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Meta-analysis links greater sugar intake to higher blood pressure and lipids

05.23.2014

An article published ahead of print on May 7, 2014 in the American Journal of Clinical Nutrition details the findings of New Zealand researchers of higher blood pressure and cholesterol among men and women who consumed the most sugar.

Researchers at the Riddet Institute and the University of Ontago in New Zealand selected forty trials for their analysis, which included a total of 1,699 men and women. Thirty-nine of the studies provided data concerning lipid levels and twelve reported blood pressure. Studies included those in which dietary interventions intended to alter sugar intake in one group of participants were compared to a group with a differing intake. The researchers found an association between increased sugar intake and higher total cholesterol and triglycerides in comparison with levels measured in subjects who had a lower intake, which was particularly strong in subgroup analyses of studies in which no significant difference in weight change occurred between the groups. An association between greater sugar intake and higher systolic blood pressure was observed in trials lasting eight weeks or more.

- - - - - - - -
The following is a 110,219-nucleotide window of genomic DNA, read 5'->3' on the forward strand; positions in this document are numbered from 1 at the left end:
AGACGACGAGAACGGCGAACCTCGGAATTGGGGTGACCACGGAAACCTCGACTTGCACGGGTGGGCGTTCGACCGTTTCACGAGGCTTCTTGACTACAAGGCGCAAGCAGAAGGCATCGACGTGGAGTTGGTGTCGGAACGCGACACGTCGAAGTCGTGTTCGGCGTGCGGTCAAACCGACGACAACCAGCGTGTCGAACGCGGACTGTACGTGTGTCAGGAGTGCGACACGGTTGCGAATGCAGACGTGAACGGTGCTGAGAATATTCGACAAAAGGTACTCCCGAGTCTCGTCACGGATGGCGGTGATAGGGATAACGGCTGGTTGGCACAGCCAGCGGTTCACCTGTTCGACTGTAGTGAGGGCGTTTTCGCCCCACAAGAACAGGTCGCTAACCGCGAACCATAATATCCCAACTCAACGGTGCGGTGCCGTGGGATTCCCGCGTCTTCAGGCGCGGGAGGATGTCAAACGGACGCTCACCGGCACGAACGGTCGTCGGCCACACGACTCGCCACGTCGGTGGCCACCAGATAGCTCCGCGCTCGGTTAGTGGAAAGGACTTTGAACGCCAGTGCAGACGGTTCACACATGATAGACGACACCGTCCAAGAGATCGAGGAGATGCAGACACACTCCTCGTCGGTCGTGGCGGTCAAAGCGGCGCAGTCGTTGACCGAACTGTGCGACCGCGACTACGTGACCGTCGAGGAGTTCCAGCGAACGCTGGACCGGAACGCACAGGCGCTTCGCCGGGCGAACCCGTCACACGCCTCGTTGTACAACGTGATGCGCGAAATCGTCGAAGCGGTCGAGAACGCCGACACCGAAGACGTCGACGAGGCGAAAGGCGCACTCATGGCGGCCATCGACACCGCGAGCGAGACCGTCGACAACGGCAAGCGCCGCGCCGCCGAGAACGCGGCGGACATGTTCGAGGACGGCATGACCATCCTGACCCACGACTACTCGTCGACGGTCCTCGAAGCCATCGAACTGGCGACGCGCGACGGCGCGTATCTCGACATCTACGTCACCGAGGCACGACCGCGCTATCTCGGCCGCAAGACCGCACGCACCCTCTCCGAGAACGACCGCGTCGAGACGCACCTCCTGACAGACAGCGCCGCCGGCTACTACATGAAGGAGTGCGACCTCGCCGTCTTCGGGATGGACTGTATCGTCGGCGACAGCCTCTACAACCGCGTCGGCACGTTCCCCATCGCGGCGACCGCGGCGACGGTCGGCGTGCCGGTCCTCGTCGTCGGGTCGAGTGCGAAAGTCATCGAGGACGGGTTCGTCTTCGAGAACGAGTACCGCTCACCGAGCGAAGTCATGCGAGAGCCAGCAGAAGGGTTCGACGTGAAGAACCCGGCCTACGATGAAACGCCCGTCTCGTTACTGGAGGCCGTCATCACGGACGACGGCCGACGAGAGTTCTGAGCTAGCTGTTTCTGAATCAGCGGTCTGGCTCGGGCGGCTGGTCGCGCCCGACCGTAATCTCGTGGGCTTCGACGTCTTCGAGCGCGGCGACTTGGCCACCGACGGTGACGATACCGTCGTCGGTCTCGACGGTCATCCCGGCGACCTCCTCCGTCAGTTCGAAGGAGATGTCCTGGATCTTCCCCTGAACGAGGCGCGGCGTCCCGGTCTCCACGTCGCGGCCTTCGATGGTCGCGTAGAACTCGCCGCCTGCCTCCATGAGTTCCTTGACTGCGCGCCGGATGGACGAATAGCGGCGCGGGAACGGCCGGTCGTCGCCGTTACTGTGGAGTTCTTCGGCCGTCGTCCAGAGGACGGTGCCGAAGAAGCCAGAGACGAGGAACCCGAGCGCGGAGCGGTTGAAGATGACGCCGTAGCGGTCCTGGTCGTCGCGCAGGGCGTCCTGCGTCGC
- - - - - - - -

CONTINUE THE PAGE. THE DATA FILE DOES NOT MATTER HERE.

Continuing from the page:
“This systematic review and meta-analyses provide evidence that dietary free sugars influence blood pressure and serum lipids independently of the effect of sugars on body weight,” Lisa A. Te Morenga and her collaegues conclude. “Although effects of sugars on blood pressure and lipids are relatively modest, our findings support the idea that reducing free-sugar intakes might be expected to reduce blood pressure and serum lipids.”

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